Google acquired a company making disease detecting smartphone apps for poor communities
Google has been making moves to become a leader in human health tracking. The company’s latest acquisition of disease-detecting smartphone apps startup Senosis is pushing the tech giant even further in this direction.
Google hasn’t released a statement on the acquisition, but the deal is real according to a report by GeekWire.
Senosis was formed by University of Washington computer science professor and MacArthur genius grant winner Shwetak Patel. He set out to repurpose the advanced technology already available in today’s smartphones as a way to help people track their health. With a group of four other researchers, clinicians, and tech transfer experts, Senosis was born in Seattle.
The company is working on getting four apps approved.
The beauty is that none of the apps require any additional hardware than what’s already built into your smartphone. With Senosis, your phone can measure, diagnose, and help you manage your disease. That’s a nice change of pace from frequent doctors visits, especially in low-income communities that don’t always have access to good healthcare.
SpiroSmart helps detect respiratory diseases using your phone’s microphone. By simply blowing into your microphone, the app can help measure if you’re suffering from asthma, cystic fibrosis, and other pulmonary diseases. It’s offshoot is a project called SpiroCall, which turns any phone into a spirometer with a phone call.
BiliCam is the app for detecting newborn jaundice. It uses your smartphone’s camera and flash to measure how much bilirubin, the orange bile pigment produced when your liver breaks down old red blood cells, is in your child’s blood. The app does this by examining wavelengths of light absorbed by the skin. It can help parents in developed countries scan for jaundice before spending tons of money on a hospital visit. And BiliCam could prove to be irreplaceable for traveling nurses in developing countries that don’t have access to other screening tools.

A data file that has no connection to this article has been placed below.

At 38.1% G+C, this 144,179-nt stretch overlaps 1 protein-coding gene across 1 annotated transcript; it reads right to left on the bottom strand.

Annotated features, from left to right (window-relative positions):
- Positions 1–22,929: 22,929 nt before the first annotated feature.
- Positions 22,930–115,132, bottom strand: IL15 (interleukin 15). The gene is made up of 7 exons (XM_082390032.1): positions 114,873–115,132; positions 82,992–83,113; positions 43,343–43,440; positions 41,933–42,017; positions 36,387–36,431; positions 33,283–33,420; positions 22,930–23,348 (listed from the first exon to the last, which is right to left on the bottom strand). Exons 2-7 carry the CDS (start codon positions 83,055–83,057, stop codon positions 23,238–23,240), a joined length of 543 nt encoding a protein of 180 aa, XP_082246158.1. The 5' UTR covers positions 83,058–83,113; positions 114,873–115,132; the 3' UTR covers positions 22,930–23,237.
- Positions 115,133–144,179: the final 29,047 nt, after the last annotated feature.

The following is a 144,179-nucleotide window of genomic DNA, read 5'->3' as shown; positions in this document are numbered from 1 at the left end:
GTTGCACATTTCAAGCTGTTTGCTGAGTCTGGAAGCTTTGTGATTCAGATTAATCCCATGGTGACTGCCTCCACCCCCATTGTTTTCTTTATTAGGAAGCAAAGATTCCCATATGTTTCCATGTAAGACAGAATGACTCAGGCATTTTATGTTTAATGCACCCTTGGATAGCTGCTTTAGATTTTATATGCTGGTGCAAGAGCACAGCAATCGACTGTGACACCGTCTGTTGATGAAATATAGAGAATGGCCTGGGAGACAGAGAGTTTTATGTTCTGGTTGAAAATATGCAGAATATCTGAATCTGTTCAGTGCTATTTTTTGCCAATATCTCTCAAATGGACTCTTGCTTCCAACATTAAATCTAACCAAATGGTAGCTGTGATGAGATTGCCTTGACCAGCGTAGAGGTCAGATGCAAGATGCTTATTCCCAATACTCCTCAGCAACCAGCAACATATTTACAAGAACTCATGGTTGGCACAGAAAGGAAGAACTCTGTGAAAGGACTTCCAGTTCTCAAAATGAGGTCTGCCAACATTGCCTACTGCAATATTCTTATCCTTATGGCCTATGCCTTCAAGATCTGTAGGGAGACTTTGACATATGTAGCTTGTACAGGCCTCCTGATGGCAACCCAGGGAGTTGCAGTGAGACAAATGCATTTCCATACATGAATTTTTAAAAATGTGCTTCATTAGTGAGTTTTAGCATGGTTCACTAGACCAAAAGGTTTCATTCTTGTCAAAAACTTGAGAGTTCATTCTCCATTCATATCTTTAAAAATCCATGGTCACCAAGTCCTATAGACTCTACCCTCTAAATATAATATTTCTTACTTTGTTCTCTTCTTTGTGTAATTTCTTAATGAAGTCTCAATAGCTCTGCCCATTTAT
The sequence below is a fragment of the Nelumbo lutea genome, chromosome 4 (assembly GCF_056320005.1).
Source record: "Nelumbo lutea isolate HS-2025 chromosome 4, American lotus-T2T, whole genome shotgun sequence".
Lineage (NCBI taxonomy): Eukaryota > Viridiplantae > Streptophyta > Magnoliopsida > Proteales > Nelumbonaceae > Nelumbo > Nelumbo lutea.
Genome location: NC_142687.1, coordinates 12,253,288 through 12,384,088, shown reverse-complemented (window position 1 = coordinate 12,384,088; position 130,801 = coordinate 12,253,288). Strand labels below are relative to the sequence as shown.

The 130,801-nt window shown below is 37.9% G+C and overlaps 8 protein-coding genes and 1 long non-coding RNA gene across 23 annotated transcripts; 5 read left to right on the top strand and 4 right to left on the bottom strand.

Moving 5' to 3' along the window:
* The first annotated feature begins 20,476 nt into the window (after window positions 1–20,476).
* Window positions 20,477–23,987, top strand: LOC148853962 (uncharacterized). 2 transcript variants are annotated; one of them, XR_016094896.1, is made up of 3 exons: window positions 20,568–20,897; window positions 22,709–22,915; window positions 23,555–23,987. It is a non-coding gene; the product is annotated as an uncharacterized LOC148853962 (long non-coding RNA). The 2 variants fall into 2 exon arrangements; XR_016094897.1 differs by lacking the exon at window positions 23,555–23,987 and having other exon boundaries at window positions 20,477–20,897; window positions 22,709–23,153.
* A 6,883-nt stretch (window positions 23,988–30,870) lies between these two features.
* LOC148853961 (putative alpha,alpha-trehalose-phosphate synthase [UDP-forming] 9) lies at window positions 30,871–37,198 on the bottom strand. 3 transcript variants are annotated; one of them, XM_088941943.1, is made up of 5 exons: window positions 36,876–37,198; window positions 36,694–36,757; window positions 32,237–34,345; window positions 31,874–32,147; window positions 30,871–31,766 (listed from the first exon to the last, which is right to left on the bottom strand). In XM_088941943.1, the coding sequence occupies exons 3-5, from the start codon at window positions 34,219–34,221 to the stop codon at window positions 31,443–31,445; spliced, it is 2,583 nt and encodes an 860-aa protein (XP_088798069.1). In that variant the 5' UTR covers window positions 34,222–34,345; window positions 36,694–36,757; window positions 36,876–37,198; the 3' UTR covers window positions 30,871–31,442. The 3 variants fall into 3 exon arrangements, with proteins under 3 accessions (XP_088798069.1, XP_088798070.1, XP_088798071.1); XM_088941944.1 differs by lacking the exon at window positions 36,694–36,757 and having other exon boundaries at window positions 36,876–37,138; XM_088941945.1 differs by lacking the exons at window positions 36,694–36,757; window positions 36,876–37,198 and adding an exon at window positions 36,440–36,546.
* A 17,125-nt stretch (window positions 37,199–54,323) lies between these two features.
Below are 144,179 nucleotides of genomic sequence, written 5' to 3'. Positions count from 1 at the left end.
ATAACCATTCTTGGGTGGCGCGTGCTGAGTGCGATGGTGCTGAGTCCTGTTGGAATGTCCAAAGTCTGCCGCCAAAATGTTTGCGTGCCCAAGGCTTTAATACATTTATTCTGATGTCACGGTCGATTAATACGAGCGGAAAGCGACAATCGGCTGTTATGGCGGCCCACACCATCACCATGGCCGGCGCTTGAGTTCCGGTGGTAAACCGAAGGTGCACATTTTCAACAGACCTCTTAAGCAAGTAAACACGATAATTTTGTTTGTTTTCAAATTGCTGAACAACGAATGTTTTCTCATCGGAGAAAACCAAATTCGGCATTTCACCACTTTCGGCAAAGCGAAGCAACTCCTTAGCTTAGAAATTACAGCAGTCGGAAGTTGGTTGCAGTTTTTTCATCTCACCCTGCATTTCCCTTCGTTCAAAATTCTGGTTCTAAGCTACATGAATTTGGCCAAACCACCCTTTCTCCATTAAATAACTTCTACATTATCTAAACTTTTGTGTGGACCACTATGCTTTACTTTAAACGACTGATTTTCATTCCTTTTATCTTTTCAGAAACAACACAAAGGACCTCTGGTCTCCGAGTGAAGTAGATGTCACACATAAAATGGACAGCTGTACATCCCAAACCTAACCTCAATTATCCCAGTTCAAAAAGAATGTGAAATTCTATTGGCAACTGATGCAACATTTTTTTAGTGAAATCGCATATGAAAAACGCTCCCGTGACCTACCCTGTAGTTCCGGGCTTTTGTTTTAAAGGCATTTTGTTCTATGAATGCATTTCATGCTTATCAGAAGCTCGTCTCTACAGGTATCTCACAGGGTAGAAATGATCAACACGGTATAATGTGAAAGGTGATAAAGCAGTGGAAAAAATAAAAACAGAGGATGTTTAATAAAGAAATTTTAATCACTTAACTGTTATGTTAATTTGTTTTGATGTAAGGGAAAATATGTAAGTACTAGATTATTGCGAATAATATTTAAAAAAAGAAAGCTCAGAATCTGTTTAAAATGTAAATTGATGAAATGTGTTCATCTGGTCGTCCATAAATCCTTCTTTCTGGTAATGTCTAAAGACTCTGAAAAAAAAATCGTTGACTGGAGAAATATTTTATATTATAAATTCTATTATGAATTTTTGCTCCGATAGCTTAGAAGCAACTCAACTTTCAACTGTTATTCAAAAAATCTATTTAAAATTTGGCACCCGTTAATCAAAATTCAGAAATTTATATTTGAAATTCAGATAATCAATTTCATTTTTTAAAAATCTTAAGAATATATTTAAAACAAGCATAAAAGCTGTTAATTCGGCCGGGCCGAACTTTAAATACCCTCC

The final app is called HemaApp. This uses your smartphone’s camera to measure the hemoglobin in your blood. It can help detect anemia, malnutrition, and pulmonary diseases. HemaApp eliminates the need for expensive blood tests and worries of contamination in clinics with low sanitation.
When the apps are approved, they can be downloaded on a pay-per-use basis, meaning there’s not monthly or yearly subscription. Just download, and pay when you actually need it. While these apps could prove to be extremely helpful and cost-saving, it’s important to remember to consult an actual professional in health emergencies.
These health tracking apps should be on the fast track to public use with Google now behind them. Look out for an official announcement and more details from Google, and get ready to start saving money and getting answers quicker when you really need them.